+--------+-------------+ +--------+-------------+
| Bit | Comfort | | Bit | Comfort |
| | Noise | | | Noise |
+--------+-------------+ +--------+-------------+
| B_01 | LSF10 | | B_01 | LSF10 |
| B_02 | LSF11 | | B_02 | LSF11 |
| B_03 | LSF12 | | B_03 | LSF12 |
| B_04 | LSF13 | | B_04 | LSF13 |
| B_05 | LSF14 | | B_05 | LSF14 |
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+------+------+------+------+------+------+------+------+ +------+------+------+------+------+------+------+------+
| B_08 | B_07 | B_06 | B_05 | B_04 | B_03 | B_02 | B_01 | | B_08 | B_07 | B_06 | B_05 | B_04 | B_03 | B_02 | B_01 |
+------+------+------+------+------+------+------+------+ +------+------+------+------+------+------+------+------+
| RSVA | RSVB | RSVC | B_13 | B_12 | B_11 | B_10 | B_09 | | RSVA | RSVB | RSVC | B_13 | B_12 | B_11 | B_10 | B_09 |
+------+------+------+------+------+------+------+------+ +------+------+------+------+------+------+------+------+
Figure 5 - Packed MELPe Comfort Noise payload octets. Figure 5 - Packed MELPe Comfort Noise payload octets.
3.3 Multiple MELPe frames in a RTP packet 3.3 Multiple MELPe frames in a RTP packet
A MELPe RTP packet may consist of zero or more MELPe coder frames, A MELPe RTP packet MAY consist of zero or more MELPe coder frames,
followed by zero or one MELPe Comfort Noise frames. The presence of followed by zero or one MELPe Comfort Noise frames. The presence of
a comfort noise frame can be deduced from the length of the RTP a comfort noise frame can be deduced from the length of the RTP
payload. The default packetization interval is one coder frame payload. The default packetization interval is one coder frame
(22.5, 67.5 or 90 ms) according to the coder bit rate (2400, 1200 or (22.5, 67.5 or 90 ms) according to the coder bit rate (2400, 1200 or
600 bps). For some applications, a longer packetization interval may 600 bps). For some applications, a longer packetization interval is
be required to reduce the packet rate. used to reduce the packet rate.
A MELPe RTP packet comprised of no coder frame and no comfort noise A MELPe RTP packet comprised of no coder frame and no comfort noise
frame may be used periodically by an end point to indicate frame MAY be used periodically by an end point to indicate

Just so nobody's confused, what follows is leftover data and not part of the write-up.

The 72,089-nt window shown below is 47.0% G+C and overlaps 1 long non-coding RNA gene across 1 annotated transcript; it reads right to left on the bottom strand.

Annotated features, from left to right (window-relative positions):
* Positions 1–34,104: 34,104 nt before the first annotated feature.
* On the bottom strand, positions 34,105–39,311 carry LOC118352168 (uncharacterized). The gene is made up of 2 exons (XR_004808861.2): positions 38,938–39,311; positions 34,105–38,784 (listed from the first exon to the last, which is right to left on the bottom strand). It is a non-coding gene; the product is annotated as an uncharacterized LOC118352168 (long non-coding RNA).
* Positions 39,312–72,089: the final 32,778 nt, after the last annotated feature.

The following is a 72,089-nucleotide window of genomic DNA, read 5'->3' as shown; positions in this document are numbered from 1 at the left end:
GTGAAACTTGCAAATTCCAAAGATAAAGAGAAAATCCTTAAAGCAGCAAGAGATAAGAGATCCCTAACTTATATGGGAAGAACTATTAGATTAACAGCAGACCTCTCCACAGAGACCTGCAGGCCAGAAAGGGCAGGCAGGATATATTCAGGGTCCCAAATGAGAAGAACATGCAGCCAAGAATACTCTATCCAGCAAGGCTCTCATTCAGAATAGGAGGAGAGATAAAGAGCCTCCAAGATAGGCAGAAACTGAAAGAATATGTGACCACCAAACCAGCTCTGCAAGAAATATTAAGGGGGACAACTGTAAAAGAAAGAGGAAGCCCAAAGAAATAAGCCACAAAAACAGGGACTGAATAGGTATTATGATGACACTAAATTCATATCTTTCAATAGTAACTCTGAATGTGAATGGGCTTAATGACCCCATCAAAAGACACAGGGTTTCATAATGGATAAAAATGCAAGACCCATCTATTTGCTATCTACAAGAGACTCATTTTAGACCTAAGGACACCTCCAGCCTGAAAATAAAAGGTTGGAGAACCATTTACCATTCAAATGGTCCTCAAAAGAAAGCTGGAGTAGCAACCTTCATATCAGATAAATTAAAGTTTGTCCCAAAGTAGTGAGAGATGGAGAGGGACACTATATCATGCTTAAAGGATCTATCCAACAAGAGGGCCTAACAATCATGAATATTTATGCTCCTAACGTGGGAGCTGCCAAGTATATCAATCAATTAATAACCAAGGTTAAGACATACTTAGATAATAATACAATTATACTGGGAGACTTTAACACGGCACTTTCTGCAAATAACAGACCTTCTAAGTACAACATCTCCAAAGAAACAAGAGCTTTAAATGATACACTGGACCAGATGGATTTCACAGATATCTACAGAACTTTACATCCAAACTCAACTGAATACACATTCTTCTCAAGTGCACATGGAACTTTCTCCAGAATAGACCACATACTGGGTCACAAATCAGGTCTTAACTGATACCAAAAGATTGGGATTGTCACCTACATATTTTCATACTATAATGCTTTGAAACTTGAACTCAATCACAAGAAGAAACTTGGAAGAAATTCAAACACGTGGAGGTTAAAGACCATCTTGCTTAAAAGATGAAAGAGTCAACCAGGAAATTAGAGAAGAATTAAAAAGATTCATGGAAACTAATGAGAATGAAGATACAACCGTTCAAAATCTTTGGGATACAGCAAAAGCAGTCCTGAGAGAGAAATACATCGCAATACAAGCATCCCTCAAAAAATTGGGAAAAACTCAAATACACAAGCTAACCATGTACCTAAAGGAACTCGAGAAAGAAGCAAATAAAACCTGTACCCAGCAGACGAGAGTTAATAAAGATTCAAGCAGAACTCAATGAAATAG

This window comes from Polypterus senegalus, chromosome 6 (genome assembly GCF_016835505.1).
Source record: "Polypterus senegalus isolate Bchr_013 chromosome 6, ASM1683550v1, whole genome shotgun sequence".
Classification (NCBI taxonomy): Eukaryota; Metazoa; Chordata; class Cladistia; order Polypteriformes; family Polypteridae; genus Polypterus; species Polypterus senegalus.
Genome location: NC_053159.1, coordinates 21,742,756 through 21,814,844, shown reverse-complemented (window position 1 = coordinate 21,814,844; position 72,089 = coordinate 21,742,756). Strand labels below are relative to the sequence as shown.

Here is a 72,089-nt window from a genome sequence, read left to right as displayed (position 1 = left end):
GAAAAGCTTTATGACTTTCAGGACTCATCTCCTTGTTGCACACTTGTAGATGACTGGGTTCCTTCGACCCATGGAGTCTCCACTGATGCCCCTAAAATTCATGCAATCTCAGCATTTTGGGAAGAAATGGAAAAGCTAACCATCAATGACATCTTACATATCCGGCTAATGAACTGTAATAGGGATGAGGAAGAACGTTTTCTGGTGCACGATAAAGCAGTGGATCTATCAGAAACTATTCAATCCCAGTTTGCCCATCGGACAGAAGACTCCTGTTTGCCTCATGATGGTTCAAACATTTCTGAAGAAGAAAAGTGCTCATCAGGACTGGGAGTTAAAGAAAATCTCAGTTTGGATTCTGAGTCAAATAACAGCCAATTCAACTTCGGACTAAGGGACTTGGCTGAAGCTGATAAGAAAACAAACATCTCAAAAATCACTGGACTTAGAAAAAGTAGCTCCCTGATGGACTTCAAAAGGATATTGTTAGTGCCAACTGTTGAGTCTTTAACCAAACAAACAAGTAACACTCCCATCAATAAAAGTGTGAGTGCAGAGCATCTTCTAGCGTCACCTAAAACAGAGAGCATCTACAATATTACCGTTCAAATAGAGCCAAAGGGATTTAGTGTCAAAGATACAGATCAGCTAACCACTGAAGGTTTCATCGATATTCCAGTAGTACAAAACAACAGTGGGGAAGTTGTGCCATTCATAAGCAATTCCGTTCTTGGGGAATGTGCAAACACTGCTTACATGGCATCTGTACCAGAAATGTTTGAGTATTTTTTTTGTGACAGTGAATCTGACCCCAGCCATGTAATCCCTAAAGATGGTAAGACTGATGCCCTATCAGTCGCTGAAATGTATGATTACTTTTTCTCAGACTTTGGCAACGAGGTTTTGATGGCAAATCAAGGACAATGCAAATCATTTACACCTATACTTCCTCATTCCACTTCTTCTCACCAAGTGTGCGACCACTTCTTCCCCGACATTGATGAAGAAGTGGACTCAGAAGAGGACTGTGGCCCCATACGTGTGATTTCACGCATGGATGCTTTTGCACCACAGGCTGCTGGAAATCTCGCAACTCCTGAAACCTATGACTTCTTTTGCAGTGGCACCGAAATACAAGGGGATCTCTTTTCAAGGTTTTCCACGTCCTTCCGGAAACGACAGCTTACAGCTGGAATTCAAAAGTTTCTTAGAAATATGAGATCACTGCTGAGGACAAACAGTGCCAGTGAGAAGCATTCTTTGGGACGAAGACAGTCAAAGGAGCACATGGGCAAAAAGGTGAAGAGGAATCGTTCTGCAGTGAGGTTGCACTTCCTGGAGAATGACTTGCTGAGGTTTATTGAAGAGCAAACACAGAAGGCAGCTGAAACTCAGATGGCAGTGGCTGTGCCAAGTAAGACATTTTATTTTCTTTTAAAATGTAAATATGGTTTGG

connectivity by an otherwise idle receiver. connectivity by an otherwise idle receiver.
All MELPe frames in a single RTP packet MUST be of the same coder bit All MELPe frames in a single RTP packet MUST be of the same coder bit
rate. Dynamic switching between frame rates within an RTP stream may rate. Dynamic switching between frame rates within an RTP stream may
be permitted (if supported by both ends) provided that reserved bits, be permitted (if supported by both ends) provided that reserved bits,
RSVA, RSVB, and RSVC are filled in as per Table 3.6. If bit-rate RSVA, RSVB, and RSVC are filled in as per Table 3.6. If bit-rate
switching is not used, all reserved bits are encoded as 0 by the switching is not used, all reserved bits are encoded as 0 by the
sender and ignored by the receiver. (RSV0 is always coded as 0). sender and ignored by the receiver. (RSV0 is always coded as 0).
+-------------------+------+------+------+ +-------------------+------+------+------+
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then the fewer frames per packet the lower the delay, whereas for then the fewer frames per packet the lower the delay, whereas for
bandwidth constrained links or delay insensitive streaming messaging bandwidth constrained links or delay insensitive streaming messaging
application, more than one or many frames per packet would be application, more than one or many frames per packet would be
acceptable. acceptable.
Information describing the number of frames contained in an RTP Information describing the number of frames contained in an RTP
packet is not transmitted as part of the RTP payload. The way to packet is not transmitted as part of the RTP payload. The way to
determine the number of MELPe frames is to count the total number of determine the number of MELPe frames is to count the total number of
octets within the RTP packet, and divide the octet count by the octets within the RTP packet, and divide the octet count by the
number of expected octets per frame (7/11/7 per frame). Keep in mind number of expected octets per frame (7/11/7 per frame). Keep in mind
the last frame may be a 2 octet comfort noise frame. the last frame can be a 2 octet comfort noise frame.